I have always enjoyed science fiction, and this book just blew my socks off because it blended that geeky science-y stuff (which I really don’t have a firm handle on anymore, lo these 20+ years since anyone asked me to care about any of it in detail) and human nature, and the little details of what it would be like in space. I write books about kids in space and like to include the details of what they would eat, whether there would be pets (I’ve come to the conclusion that OF COURSE there will be cats in space. Because cats.) what you do with your hair in zero gee, what you wear, etc. I loved the little details of Mark dealing with his daily routine. The communications with NASA were fascinating. The story kept me engaged the entire length of the book. The audio narrator talent is excellent and I will seek out other books he has narrated. Highest recommendation. Best book I’ve read this year.

Thursday, September 17, 2015

Books I Should Have Loved, But Didn't

The Forest of Hands and Teeth, Carrie Ryan

I got this book from the library immediately after seeing the premise. Dystopian with a neo-Puritan society, living in a colony surrounded by a fence that keeps out the zombie hordes? Sounds awesome to me! But I couldn't get over my intense and all-consuming hatred for the heroine. She seemed to me to be ridiculously selfish, and spent all her inner monologue time whining about her life and how unfair it was, and the cruel tragedies that befell her. Don't get me wrong – being stuck in a burning house with zombies clawing at your door is sucks pretty hard. But there's a fine art to having a character suffer without being really freaking annoying about it. Lots of other people – including those whose taste I trust – loved this book, but I had to force myself to finish it.

Uglies, by Scott Westerfeld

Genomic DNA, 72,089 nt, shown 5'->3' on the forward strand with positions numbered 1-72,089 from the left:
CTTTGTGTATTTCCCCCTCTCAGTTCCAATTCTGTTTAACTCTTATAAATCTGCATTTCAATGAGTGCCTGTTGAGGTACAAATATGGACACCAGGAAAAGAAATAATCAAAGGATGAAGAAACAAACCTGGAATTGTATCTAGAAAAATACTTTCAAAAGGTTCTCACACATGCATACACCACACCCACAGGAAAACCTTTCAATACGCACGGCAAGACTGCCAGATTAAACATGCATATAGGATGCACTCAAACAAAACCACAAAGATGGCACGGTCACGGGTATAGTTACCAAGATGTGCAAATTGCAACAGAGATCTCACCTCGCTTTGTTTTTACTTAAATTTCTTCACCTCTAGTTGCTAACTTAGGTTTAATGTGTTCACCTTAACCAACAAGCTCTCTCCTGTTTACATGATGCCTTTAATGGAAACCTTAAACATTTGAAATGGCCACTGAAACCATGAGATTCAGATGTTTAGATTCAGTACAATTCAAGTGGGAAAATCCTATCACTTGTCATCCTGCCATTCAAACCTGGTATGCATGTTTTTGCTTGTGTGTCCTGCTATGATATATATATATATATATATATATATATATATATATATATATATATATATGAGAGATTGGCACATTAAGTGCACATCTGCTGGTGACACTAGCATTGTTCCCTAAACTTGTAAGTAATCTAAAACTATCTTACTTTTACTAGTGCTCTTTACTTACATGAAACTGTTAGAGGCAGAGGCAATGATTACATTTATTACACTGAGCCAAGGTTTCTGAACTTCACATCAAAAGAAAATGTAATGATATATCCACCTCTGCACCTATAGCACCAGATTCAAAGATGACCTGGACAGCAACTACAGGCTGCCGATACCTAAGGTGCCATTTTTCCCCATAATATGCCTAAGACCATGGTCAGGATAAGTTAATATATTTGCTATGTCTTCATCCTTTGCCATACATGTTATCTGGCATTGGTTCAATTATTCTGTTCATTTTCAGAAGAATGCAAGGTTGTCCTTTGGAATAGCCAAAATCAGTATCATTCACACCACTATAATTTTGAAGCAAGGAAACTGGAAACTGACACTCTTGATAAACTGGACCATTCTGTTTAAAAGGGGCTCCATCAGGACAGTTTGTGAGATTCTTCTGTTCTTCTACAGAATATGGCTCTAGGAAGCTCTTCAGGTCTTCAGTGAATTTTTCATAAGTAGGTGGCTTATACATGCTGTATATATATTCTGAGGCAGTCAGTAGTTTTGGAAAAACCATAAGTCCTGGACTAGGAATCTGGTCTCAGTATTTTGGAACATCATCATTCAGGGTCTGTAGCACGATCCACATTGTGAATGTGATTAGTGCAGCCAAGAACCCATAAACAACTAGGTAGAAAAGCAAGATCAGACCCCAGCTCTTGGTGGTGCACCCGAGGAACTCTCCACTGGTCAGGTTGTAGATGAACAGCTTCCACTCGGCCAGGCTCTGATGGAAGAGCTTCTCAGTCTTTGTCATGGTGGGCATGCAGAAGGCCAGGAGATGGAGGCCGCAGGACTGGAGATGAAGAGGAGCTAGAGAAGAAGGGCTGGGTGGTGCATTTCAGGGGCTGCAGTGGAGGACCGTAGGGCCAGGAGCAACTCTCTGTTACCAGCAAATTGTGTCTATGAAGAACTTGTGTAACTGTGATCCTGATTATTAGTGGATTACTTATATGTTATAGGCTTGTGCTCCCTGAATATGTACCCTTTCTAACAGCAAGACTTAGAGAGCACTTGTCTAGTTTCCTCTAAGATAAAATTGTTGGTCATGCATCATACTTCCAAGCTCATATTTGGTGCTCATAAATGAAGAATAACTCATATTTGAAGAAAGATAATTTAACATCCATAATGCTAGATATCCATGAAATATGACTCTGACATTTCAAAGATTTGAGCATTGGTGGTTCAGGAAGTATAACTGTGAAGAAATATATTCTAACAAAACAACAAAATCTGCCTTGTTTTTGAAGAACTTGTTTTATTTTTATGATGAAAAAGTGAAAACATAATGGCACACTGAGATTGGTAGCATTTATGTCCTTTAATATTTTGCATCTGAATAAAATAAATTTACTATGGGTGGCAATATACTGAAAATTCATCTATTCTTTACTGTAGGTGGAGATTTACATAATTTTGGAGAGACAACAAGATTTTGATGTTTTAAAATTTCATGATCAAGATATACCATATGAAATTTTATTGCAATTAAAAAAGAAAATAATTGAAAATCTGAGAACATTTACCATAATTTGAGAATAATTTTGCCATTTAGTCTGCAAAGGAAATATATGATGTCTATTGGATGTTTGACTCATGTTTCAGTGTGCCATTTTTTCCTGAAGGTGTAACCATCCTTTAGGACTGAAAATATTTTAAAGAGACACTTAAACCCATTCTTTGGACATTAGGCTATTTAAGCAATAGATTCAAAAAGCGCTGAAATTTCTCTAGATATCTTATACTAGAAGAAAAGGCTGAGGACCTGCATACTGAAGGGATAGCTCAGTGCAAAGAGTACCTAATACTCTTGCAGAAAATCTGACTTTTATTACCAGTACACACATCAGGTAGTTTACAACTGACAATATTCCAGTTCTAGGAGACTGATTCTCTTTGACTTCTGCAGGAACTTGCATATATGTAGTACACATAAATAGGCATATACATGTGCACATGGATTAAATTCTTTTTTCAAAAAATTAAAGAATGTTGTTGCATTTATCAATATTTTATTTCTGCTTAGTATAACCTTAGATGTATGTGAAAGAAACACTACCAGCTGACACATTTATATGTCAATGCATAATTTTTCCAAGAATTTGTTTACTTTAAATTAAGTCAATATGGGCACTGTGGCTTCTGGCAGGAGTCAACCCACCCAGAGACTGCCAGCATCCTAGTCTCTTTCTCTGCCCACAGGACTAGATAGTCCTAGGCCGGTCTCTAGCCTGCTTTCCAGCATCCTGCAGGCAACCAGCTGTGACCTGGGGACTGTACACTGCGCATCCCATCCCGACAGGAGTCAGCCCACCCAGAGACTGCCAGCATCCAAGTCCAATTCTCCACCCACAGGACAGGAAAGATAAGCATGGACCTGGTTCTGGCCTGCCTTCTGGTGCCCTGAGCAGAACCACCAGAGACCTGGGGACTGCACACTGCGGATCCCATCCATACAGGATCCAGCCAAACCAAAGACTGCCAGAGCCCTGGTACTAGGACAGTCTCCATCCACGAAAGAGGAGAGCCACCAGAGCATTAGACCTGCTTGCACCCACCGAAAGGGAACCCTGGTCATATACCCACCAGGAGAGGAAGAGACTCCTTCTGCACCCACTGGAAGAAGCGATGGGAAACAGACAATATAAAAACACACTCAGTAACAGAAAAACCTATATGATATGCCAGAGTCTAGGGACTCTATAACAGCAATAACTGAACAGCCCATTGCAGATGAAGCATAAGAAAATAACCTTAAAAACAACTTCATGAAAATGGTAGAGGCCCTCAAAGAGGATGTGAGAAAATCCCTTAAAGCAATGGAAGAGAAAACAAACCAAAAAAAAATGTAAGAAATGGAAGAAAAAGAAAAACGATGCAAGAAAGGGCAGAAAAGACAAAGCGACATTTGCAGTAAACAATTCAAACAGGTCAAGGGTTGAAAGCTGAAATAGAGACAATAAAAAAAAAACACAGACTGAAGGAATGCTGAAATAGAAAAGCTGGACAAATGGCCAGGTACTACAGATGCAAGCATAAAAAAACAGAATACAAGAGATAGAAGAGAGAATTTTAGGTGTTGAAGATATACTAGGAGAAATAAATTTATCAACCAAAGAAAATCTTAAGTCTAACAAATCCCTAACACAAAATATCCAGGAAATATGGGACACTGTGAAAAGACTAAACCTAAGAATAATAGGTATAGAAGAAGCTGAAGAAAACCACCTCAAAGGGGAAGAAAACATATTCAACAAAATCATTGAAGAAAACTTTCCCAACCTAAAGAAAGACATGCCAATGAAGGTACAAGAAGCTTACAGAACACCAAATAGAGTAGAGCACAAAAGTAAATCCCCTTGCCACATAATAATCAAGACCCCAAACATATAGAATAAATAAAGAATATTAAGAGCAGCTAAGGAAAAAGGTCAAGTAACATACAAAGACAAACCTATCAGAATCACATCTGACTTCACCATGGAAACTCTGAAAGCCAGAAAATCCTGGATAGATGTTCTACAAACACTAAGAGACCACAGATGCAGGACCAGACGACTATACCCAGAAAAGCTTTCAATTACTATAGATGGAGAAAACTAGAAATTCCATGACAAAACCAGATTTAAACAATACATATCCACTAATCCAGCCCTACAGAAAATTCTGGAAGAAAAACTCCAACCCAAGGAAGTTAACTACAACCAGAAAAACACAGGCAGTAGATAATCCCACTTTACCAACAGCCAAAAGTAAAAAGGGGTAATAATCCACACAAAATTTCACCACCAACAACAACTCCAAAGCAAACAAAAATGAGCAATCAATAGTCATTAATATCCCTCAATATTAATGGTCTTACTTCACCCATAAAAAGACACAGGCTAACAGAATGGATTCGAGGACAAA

I love Scott Westerfeld. I thought his Leviathan series was fantastic. But I was never able to finish this one, even though a good friend of mine totally loves the series and thinks I'm insane for not loving it. I think there are two reasons why it didn't work for me:
1) The prose and the story felt very simplistic. I don't know if this was supposed to be a middle grade book, but I think I was expecting something more sophisticated. Which is kind of a weird reason to dislike the book (it didn’t measure up to my totally random expectations!), but there it is.
2) I was a little burned out on dystopias by the time I got to this one. Again, not the book's fault, but by the time I picked this up, I was about ready to run screaming from any dystopian premise (I am so there now). I mean, this book was actually published two years before the Hunger Games, so it was a pioneer in its genre*, but alas, I read it too late to appreciate the premise, which has since been copied dozens of times.

Aristotle and Dante Discover the Secrets of the Universe, Benjamin Alire Saenz.

This is the most frustrating of the group, because I really can't tell you why I didn't like it. Look at all the awards it won! It's an amazing book about finding your identity and courage and the pain of being a young adult (particularly a child of Mexican immigrant parents). It has the most lovely heartfelt ending… but somehow, the emotion of the ending sailed right over my head (or should I say it sailed right over my heart?). Now, I am a middle class white lady, and I have never been a Hispanic teenage boy, so one could say there's an empathy gap missing. And yet, I think one of the things that distanced me from this book was that there were a couple of moments that were too real for me, the ones that recalled some of the helplessness and frustration that come from being a teenager. Those moments were so perfectly articulated, and so close to what I felt, that I think they might have made me withdraw from the emotions of the story.

In any case, you should all read that book, because I could tell it was beautiful, even if I never quite felt it myself.

*Okay, I started thinking "is it really a pioneer? When did dystopians really become popular?" And so I found this AMAZING infographic**, which credits Uglies as one of the earliest books in this recent resurgence.
**Do you want ALL the YA infographics?? You know you do!

Friday, September 11, 2015

Where'd you go

My novel, Going to the Beginning, was a contemporary urban fantasy. It was set in a fairly generic suburban neighborhood and the setting didn't have much breath or life to it.